Ancestry.com is still the most popular autosomal DNA testing company with over 9 million people in their database. A good comparison chart of the various companies offering autosomal DNA testing can be found here. Most are currently running sales on these tests as well.

Should you do it? The New York Times recently published an article about genealogists cracking five more cold cases. In these examples the genealogist used an open-source DNA site called GEDMatch to find their matches. If you purchase a DNA test through Ancestry.com or Family Tree DNA your results remain secure on their sites. But many people pull their DNA results from those sites and upload them to GEDMatch in hopes of finding additional matches. Personally I’m happy to see criminals put behind bars, but many are concerned that eventually medical insurance companies will collect this information which could result in denial of service or expensive rates. On the other hand, DNA is very easy to obtain and I know people who were adopted and have found their family through DNA testing and genealogical research. The debate continues and each person must evaluate the situation for themselves.

Gift ideas, Writing family histories

Family Recipe Books

Now that the kids are back in school… are you looking for a fustevenson-cookbookn project? Maybe a Christmas gift for the family? Years ago I made a cookbook for my extended family. We were able to save some precious recipes of my grandmothers before she passed and they were lost forever, plus it was a great Christmas gift. Below are some pointers:

  1. Encourage family members to send you recipes.  Sometimes it’s fun to take a photo of a recipe card and preserve the recipe in your relative’s writing. Maybe your kids want to draw something (remember the days of elementary school essays – “how to cook a turkey” – and your kids’ wonderfully creative responses?)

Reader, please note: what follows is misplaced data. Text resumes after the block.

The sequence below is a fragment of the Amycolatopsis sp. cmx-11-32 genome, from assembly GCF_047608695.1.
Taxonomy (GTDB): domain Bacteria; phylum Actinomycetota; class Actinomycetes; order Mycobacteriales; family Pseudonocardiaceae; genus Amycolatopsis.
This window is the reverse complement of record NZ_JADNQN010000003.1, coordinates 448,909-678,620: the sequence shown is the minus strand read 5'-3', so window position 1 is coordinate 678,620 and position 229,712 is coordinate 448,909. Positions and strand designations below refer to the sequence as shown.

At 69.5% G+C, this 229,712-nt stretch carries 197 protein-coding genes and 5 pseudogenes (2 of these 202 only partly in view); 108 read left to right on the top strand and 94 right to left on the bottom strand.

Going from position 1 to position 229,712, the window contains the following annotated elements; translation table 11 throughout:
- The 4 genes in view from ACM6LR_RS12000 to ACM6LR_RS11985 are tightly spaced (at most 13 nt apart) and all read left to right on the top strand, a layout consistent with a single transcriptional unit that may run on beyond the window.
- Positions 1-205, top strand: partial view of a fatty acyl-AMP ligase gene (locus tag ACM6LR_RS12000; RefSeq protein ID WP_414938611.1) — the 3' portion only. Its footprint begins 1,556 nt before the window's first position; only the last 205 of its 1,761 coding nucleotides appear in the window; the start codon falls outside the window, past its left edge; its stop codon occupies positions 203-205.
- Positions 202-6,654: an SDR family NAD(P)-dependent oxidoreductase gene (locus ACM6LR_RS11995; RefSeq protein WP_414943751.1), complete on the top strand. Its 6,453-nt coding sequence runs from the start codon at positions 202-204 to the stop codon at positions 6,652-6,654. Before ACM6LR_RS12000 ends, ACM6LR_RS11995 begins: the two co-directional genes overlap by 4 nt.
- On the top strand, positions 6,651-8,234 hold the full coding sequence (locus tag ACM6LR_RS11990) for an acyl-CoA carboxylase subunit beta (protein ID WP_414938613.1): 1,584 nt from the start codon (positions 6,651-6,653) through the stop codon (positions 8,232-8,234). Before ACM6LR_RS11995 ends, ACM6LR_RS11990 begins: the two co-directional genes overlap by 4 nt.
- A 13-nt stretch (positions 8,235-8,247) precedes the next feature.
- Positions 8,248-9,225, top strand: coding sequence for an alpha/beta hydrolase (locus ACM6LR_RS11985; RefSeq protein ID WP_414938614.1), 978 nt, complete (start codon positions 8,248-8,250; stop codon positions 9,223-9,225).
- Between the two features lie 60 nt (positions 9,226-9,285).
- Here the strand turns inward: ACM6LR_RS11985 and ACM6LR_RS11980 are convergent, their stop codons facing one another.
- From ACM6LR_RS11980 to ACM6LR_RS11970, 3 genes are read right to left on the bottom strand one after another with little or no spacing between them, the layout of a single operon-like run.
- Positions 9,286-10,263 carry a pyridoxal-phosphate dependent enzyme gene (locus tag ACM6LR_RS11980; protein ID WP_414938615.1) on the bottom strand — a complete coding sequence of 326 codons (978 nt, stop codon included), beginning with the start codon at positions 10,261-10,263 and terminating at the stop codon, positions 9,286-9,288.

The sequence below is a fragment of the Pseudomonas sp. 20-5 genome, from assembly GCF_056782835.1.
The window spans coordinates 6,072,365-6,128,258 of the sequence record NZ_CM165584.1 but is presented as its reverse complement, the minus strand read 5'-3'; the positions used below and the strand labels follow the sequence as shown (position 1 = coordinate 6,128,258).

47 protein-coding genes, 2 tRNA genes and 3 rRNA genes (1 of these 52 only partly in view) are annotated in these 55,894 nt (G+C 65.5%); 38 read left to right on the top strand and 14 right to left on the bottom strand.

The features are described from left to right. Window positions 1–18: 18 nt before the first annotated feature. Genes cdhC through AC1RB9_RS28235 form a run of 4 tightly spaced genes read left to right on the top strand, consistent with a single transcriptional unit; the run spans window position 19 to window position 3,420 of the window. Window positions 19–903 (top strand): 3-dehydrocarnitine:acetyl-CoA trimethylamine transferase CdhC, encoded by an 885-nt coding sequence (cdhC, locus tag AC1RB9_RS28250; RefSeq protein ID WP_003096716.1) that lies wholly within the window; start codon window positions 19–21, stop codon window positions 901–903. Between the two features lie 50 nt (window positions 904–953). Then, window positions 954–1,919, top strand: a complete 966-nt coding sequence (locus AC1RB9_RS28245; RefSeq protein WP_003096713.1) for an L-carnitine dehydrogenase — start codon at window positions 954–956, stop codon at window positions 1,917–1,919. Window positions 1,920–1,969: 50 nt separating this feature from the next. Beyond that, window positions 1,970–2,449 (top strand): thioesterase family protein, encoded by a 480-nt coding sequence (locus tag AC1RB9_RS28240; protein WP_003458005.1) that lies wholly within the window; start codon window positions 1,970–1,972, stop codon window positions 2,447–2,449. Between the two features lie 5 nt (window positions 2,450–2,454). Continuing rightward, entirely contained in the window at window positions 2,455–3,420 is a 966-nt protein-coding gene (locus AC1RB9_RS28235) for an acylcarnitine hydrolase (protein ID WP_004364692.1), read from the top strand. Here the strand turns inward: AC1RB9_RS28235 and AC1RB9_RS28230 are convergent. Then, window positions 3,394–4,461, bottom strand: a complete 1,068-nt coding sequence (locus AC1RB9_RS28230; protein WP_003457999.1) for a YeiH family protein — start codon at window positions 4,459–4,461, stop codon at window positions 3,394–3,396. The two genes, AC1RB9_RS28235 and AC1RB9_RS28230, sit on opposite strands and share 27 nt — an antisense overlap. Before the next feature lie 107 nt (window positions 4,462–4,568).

2. Encourage participation from everyone, even non-cookers. My dad wrote a fun “recipe” on how to cook a microwave dinner for ours!  Great laughs!
  3. Compile recipes and photographs in a wordprocessing program or you can even publish it on an internet program like Shutterfly, heritagecookbook.com, or one of the many other programs online.
  4. Add an introduction, photographs and other personal notes. Be sure to back up your program to save it forever – it will become a treasure.
  5. Make extra copies when you publish your cookbook – they’ll be in demand in years to come.
stevenson-cookbook-dads-recipe
My favorite family recipe 🙂
Gift ideas, Need personalized help?, Writing family histories, Writing your history

Creating a genealogy book for a friend

Sellmeyer book page

I just finished doing a large project for a friend.  She wanted to surprise her husband with a book about his family’s genealogy.  It was such fun!  I really appreciated her giving me the opportunity to do it.  The book turned out really nice.  Her family was pleased.  She wSellmeyer book page 2as so very excited to learn more about her husband’s family.  It’s a special thing to learn about where you came from and it’s a great feeling to help that happen.  Thanks Jeannine!